Adding fuel to the fire, the Supreme Court will decide this month whether the legal theory of “disparate impact” should be modified. Under disparate impact, a housing or lending policy or practice can be ruled discriminatory if it has a disproportionate, adverse effect on a given racial or ethnic group, even if it is unintentional. Disparate impact has laid effective precedent for decades to battle redlining, exclusionary zoning, and racial steering.

Decision-makers must maintain the strength of disparate impact’s parameters. While blatant housing discrimination is rare, studies indicate that prejudice endures. Minority home-seekers are still shown fewer available housing units, raising the costs of search and constraining their choices. With a ruling later this month, the Supreme Court threatens to dilute its strength, which could compromise years of consumer wins.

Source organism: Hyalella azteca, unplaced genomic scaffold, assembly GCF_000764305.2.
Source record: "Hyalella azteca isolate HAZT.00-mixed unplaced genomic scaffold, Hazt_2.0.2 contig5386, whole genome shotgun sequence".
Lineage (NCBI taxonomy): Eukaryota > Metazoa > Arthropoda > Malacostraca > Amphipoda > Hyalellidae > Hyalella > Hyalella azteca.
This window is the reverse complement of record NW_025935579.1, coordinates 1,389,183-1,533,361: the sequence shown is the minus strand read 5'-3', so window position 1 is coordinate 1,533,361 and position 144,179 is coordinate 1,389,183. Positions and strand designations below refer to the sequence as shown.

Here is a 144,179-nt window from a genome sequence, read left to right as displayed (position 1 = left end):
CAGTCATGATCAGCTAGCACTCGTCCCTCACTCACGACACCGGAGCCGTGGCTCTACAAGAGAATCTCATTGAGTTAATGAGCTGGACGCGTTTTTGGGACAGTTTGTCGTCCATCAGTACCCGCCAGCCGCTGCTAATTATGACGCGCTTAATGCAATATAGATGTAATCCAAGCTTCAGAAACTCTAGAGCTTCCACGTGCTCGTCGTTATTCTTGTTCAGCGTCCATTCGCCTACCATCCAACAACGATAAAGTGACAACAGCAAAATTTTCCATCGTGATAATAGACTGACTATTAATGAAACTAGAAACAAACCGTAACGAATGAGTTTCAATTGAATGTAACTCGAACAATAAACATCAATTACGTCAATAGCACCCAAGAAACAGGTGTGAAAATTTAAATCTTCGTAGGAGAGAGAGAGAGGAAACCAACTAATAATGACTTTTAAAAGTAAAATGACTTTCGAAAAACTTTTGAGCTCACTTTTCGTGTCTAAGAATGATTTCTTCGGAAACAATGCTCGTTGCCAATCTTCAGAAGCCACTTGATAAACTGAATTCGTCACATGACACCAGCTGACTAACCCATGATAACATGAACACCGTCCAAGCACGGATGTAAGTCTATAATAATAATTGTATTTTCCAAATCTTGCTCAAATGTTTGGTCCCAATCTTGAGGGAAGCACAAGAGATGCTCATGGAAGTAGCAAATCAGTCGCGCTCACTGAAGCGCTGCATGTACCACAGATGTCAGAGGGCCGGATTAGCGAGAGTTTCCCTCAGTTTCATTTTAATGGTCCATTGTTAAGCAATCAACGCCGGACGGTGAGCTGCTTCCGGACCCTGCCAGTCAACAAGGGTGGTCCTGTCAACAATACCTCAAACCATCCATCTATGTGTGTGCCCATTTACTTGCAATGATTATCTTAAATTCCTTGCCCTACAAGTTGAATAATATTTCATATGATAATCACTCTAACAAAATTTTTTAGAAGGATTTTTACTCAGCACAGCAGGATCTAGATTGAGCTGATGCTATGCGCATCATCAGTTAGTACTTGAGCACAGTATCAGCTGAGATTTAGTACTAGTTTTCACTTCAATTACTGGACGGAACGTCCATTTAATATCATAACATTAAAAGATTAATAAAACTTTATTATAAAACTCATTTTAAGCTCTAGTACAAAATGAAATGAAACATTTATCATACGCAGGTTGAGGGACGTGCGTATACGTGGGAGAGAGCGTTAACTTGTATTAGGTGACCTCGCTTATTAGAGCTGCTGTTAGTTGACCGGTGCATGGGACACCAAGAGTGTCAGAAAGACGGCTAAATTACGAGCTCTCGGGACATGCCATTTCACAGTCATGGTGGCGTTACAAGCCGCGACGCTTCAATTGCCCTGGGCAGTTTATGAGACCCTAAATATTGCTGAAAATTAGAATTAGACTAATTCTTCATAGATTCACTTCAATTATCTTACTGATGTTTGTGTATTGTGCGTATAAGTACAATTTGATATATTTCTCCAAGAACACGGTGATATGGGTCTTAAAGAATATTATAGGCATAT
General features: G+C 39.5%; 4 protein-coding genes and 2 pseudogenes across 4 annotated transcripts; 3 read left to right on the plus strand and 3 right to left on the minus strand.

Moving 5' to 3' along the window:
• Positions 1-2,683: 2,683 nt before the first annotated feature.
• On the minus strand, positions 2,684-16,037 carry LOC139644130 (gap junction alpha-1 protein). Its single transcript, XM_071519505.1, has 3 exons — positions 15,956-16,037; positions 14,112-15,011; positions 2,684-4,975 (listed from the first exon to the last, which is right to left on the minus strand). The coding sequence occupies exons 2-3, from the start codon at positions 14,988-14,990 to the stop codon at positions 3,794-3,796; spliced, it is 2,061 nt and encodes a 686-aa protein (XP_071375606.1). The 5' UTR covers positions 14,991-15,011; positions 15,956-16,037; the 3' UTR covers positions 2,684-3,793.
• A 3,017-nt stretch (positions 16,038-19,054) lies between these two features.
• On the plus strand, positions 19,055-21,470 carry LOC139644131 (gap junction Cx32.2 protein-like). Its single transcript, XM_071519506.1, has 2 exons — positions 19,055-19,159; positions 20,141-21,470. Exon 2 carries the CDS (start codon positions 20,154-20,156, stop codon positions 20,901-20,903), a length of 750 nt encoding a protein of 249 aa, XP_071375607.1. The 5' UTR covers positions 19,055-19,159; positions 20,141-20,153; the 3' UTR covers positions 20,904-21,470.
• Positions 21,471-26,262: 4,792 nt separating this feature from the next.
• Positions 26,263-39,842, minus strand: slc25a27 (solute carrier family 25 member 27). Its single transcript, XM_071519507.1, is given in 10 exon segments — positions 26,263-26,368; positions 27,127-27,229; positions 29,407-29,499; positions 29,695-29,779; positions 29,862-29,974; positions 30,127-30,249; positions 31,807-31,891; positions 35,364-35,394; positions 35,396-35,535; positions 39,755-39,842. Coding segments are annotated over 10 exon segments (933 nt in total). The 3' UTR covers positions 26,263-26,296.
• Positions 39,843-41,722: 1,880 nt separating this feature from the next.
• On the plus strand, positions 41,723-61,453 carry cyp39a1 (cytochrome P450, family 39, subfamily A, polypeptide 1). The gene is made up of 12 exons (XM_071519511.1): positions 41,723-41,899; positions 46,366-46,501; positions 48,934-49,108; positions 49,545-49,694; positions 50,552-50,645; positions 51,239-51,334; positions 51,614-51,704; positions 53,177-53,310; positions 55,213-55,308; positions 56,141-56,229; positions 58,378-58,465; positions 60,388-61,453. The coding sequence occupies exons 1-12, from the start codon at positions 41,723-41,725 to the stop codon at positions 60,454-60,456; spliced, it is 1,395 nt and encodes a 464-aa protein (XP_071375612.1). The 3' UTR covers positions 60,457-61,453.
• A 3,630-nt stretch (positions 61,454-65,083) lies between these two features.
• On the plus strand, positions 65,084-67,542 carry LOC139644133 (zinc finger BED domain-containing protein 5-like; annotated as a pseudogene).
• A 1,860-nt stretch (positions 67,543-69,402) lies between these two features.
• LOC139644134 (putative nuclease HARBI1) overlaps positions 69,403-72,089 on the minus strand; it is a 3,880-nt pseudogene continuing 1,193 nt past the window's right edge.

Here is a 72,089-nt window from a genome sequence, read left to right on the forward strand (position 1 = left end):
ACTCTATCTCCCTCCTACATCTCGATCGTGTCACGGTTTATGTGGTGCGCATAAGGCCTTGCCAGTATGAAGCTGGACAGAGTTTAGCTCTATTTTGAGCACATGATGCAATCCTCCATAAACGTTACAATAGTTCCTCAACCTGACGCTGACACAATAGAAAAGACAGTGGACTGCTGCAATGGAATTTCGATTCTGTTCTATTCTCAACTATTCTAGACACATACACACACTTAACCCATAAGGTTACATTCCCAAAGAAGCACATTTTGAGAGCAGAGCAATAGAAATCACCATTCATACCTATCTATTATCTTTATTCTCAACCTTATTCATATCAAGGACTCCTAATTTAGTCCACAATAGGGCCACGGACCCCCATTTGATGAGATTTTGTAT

Segregation endures. It is no coincidence that the Civil Rights Act, passed in 1964, led to the creation of the Fair Housing Act, on which decades of legal precedent now hang. Today’s political climate compromises these advances and has made leaders blind to the impact of housing injustice. Invalidating fair housing rights amounts to much bigger problems for communities and society as a whole. In the wake of racial and economic unrest, now is not the time to roll back civil rights.

Congress Wants You to Believe Dodd-Frank is the Problem. Don’t Fall For It.

By Nancy Wilberg Ricks, Senior Policy Strategist, NCLR

At a the National Journal event this week,  experts discussed the state of sustainable homeownership, housing finance reform, and potential solutions to systemic problems in housing. Reforming Fannie and Freddie is of critical importance to the Latino community, who will comprise half of the housing market by 2020—but we wonder why the National Journal is leading the discussion and Congress isn’t. These topics should be the central focus in Washington when it comes to improving the housing market. Instead, Congress is trumpeting this misinformed notion that Dodd-Frank is the cause of all our problems.